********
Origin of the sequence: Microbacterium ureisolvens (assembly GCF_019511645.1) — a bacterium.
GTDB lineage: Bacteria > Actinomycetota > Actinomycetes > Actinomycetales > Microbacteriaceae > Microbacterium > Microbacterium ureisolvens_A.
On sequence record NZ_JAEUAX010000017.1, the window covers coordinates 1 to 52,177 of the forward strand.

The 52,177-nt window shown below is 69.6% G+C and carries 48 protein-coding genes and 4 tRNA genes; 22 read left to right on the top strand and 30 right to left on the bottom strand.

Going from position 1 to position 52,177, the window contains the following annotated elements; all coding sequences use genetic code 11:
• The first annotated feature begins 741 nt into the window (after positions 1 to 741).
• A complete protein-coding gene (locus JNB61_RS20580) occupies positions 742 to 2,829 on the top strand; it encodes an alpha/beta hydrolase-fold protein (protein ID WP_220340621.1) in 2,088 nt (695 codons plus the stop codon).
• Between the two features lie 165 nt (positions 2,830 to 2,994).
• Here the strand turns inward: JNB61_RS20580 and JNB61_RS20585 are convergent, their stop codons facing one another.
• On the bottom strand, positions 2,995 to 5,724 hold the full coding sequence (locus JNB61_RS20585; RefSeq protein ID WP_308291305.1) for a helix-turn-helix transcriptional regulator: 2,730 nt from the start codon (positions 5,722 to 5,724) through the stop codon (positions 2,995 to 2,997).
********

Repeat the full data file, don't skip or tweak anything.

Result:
Origin of the sequence: Microbacterium ureisolvens (assembly GCF_019511645.1) — a bacterium.
GTDB lineage: Bacteria > Actinomycetota > Actinomycetes > Actinomycetales > Microbacteriaceae > Microbacterium > Microbacterium ureisolvens_A.
On sequence record NZ_JAEUAX010000017.1, the window covers coordinates 1 to 52,177 of the forward strand.

The 52,177-nt window shown below is 69.6% G+C and carries 48 protein-coding genes and 4 tRNA genes; 22 read left to right on the top strand and 30 right to left on the bottom strand.

Going from position 1 to position 52,177, the window contains the following annotated elements; all coding sequences use genetic code 11:
• The first annotated feature begins 741 nt into the window (after positions 1 to 741).
• A complete protein-coding gene (locus JNB61_RS20580) occupies positions 742 to 2,829 on the top strand; it encodes an alpha/beta hydrolase-fold protein (protein ID WP_220340621.1) in 2,088 nt (695 codons plus the stop codon).
• Between the two features lie 165 nt (positions 2,830 to 2,994).
• Here the strand turns inward: JNB61_RS20580 and JNB61_RS20585 are convergent, their stop codons facing one another.
• On the bottom strand, positions 2,995 to 5,724 hold the full coding sequence (locus JNB61_RS20585; RefSeq protein ID WP_308291305.1) for a helix-turn-helix transcriptional regulator: 2,730 nt from the start codon (positions 5,722 to 5,724) through the stop codon (positions 2,995 to 2,997).